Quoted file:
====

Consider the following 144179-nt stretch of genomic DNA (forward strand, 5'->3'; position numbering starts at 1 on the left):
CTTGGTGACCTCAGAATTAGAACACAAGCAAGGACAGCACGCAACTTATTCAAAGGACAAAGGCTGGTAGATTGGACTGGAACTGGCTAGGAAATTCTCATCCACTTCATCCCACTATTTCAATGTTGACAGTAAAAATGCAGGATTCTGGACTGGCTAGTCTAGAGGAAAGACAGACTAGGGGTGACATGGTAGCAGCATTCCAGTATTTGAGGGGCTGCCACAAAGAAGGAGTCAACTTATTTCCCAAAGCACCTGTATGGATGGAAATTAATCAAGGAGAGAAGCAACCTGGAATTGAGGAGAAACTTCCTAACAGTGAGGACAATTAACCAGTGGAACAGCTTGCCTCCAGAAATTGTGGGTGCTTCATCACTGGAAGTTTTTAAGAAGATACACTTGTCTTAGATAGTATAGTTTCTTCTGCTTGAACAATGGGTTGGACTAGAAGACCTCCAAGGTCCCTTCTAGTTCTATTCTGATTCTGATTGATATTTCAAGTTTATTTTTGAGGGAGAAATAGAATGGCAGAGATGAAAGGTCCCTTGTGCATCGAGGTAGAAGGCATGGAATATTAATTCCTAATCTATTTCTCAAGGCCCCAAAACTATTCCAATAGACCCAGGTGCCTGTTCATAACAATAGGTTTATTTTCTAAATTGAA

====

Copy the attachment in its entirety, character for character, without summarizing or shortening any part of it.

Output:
Consider the following 144179-nt stretch of genomic DNA (forward strand, 5'->3'; position numbering starts at 1 on the left):
CTTGGTGACCTCAGAATTAGAACACAAGCAAGGACAGCACGCAACTTATTCAAAGGACAAAGGCTGGTAGATTGGACTGGAACTGGCTAGGAAATTCTCATCCACTTCATCCCACTATTTCAATGTTGACAGTAAAAATGCAGGATTCTGGACTGGCTAGTCTAGAGGAAAGACAGACTAGGGGTGACATGGTAGCAGCATTCCAGTATTTGAGGGGCTGCCACAAAGAAGGAGTCAACTTATTTCCCAAAGCACCTGTATGGATGGAAATTAATCAAGGAGAGAAGCAACCTGGAATTGAGGAGAAACTTCCTAACAGTGAGGACAATTAACCAGTGGAACAGCTTGCCTCCAGAAATTGTGGGTGCTTCATCACTGGAAGTTTTTAAGAAGATACACTTGTCTTAGATAGTATAGTTTCTTCTGCTTGAACAATGGGTTGGACTAGAAGACCTCCAAGGTCCCTTCTAGTTCTATTCTGATTCTGATTGATATTTCAAGTTTATTTTTGAGGGAGAAATAGAATGGCAGAGATGAAAGGTCCCTTGTGCATCGAGGTAGAAGGCATGGAATATTAATTCCTAATCTATTTCTCAAGGCCCCAAAACTATTCCAATAGACCCAGGTGCCTGTTCATAACAATAGGTTTATTTTCTAAATTGAA